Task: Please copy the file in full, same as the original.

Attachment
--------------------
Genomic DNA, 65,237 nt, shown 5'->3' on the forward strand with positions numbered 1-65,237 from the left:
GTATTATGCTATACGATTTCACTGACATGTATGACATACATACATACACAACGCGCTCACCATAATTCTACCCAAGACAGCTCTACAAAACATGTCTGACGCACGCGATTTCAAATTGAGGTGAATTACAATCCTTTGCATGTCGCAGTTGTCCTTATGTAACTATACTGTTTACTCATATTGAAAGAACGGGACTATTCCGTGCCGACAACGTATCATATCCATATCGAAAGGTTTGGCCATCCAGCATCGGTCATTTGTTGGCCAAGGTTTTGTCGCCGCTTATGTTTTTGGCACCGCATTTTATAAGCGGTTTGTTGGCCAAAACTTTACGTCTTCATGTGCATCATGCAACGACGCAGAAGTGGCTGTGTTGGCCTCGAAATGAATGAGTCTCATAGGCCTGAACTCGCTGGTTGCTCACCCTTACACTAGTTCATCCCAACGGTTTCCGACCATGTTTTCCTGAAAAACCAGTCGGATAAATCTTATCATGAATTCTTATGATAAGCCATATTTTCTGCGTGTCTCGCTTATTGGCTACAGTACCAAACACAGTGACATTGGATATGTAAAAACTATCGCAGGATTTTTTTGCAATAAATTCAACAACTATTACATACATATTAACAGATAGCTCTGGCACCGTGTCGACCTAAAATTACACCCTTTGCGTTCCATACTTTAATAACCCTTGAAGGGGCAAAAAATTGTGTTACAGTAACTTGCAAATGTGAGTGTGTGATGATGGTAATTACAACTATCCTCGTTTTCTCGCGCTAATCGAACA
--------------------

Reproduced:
Genomic DNA, 65,237 nt, shown 5'->3' on the forward strand with positions numbered 1-65,237 from the left:
GTATTATGCTATACGATTTCACTGACATGTATGACATACATACATACACAACGCGCTCACCATAATTCTACCCAAGACAGCTCTACAAAACATGTCTGACGCACGCGATTTCAAATTGAGGTGAATTACAATCCTTTGCATGTCGCAGTTGTCCTTATGTAACTATACTGTTTACTCATATTGAAAGAACGGGACTATTCCGTGCCGACAACGTATCATATCCATATCGAAAGGTTTGGCCATCCAGCATCGGTCATTTGTTGGCCAAGGTTTTGTCGCCGCTTATGTTTTTGGCACCGCATTTTATAAGCGGTTTGTTGGCCAAAACTTTACGTCTTCATGTGCATCATGCAACGACGCAGAAGTGGCTGTGTTGGCCTCGAAATGAATGAGTCTCATAGGCCTGAACTCGCTGGTTGCTCACCCTTACACTAGTTCATCCCAACGGTTTCCGACCATGTTTTCCTGAAAAACCAGTCGGATAAATCTTATCATGAATTCTTATGATAAGCCATATTTTCTGCGTGTCTCGCTTATTGGCTACAGTACCAAACACAGTGACATTGGATATGTAAAAACTATCGCAGGATTTTTTTGCAATAAATTCAACAACTATTACATACATATTAACAGATAGCTCTGGCACCGTGTCGACCTAAAATTACACCCTTTGCGTTCCATACTTTAATAACCCTTGAAGGGGCAAAAAATTGTGTTACAGTAACTTGCAAATGTGAGTGTGTGATGATGGTAATTACAACTATCCTCGTTTTCTCGCGCTAATCGAACA